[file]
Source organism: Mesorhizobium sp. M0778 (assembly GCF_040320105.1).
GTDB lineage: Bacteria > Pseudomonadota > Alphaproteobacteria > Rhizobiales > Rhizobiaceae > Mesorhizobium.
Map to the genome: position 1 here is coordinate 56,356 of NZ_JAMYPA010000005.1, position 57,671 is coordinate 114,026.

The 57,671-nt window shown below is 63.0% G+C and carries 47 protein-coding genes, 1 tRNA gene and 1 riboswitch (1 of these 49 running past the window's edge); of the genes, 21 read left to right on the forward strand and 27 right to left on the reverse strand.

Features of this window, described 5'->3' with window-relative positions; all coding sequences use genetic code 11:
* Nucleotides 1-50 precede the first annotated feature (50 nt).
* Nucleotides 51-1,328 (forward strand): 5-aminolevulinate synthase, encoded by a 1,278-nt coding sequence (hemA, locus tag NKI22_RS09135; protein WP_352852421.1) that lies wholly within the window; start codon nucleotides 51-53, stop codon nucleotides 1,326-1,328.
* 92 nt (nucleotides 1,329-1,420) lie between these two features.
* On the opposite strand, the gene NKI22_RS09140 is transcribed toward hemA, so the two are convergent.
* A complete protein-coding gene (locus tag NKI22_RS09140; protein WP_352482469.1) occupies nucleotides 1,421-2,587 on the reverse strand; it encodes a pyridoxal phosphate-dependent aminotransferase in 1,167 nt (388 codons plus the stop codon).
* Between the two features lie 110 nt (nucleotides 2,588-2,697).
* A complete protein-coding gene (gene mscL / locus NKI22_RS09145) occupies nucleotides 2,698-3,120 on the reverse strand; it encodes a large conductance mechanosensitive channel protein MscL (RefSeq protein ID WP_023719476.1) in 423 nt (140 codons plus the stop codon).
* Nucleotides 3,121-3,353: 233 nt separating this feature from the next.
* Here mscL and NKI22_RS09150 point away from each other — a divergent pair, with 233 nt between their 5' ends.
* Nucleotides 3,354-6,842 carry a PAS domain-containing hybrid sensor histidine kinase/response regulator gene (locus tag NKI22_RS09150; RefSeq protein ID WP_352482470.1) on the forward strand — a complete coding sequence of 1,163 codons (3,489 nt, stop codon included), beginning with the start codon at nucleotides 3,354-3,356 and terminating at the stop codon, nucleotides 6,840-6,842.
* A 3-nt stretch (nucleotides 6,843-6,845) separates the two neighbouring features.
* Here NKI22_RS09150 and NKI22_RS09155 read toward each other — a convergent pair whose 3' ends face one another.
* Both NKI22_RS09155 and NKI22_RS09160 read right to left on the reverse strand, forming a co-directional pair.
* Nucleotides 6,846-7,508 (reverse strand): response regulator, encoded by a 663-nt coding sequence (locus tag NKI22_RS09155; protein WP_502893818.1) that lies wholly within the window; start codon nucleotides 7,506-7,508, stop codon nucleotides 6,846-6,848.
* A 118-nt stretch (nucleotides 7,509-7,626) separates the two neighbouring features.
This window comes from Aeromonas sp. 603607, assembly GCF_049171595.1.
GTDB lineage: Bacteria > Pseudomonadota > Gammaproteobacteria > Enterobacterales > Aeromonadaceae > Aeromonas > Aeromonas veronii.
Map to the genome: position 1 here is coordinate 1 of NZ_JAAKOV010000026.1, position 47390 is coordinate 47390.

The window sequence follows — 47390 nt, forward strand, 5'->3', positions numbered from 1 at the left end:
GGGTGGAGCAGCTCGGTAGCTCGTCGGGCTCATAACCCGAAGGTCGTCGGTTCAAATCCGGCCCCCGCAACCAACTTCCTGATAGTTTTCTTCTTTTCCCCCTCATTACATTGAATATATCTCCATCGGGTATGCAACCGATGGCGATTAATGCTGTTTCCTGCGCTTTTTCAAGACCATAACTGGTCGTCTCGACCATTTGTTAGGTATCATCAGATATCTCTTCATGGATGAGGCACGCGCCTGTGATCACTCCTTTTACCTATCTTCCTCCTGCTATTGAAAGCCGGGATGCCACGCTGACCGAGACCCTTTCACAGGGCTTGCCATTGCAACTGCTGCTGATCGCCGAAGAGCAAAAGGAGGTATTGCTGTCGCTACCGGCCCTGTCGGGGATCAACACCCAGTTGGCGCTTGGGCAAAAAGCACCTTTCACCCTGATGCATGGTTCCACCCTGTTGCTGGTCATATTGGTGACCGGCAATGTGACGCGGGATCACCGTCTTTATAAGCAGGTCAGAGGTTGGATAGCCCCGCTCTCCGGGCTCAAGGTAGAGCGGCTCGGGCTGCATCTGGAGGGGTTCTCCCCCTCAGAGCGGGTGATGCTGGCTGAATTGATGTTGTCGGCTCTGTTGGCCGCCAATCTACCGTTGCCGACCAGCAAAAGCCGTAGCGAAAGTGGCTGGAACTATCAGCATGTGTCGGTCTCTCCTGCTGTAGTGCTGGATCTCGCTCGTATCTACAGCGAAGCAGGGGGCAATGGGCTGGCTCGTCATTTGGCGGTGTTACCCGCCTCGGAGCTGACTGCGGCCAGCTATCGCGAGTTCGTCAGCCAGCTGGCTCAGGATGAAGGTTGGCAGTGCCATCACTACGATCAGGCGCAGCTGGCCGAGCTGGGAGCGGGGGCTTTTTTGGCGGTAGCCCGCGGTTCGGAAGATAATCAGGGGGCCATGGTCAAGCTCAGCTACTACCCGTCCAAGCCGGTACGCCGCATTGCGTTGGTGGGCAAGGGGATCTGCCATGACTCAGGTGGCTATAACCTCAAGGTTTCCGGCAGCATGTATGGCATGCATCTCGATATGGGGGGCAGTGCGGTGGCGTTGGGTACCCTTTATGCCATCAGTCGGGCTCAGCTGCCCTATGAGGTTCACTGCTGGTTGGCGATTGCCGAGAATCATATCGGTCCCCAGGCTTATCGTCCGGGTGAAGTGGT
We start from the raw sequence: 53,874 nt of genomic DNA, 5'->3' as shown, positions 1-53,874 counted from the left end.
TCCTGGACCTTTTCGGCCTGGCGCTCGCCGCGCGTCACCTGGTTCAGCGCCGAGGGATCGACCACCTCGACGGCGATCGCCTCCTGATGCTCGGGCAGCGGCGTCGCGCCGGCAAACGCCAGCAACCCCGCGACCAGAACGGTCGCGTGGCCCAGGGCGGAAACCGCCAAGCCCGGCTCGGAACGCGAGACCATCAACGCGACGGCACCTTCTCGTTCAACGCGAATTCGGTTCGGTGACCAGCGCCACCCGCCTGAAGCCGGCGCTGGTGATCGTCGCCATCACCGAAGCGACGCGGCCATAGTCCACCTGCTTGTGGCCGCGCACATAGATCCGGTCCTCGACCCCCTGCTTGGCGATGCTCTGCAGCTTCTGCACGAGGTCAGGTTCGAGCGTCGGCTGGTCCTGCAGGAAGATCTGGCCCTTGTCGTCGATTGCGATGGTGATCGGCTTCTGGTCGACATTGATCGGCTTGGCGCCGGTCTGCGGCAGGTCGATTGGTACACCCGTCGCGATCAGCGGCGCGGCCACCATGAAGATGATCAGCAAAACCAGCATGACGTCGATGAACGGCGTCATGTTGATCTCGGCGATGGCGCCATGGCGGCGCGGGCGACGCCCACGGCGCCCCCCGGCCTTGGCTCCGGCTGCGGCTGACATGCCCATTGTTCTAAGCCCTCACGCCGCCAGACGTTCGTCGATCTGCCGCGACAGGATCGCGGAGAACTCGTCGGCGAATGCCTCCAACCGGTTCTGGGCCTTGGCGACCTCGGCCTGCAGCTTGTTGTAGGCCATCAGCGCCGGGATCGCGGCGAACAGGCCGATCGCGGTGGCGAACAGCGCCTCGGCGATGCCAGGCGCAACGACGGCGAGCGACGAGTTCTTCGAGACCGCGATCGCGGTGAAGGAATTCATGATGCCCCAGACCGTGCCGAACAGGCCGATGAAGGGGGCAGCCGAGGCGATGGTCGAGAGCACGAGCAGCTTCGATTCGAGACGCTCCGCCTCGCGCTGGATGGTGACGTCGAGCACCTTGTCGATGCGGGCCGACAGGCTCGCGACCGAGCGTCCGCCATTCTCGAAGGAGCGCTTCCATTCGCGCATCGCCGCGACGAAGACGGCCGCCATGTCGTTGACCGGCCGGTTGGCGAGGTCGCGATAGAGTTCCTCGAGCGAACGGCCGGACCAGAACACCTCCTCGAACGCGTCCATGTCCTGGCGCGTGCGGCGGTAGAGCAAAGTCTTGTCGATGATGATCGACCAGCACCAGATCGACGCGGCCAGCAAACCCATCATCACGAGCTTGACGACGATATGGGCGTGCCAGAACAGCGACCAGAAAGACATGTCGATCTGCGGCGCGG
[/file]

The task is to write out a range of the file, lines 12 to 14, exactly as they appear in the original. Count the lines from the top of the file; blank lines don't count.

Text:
* A complete protein-coding gene (gene mscL / locus NKI22_RS09145) occupies nucleotides 2,698-3,120 on the reverse strand; it encodes a large conductance mechanosensitive channel protein MscL (RefSeq protein ID WP_023719476.1) in 423 nt (140 codons plus the stop codon).
* Nucleotides 3,121-3,353: 233 nt separating this feature from the next.
* Here mscL and NKI22_RS09150 point away from each other — a divergent pair, with 233 nt between their 5' ends.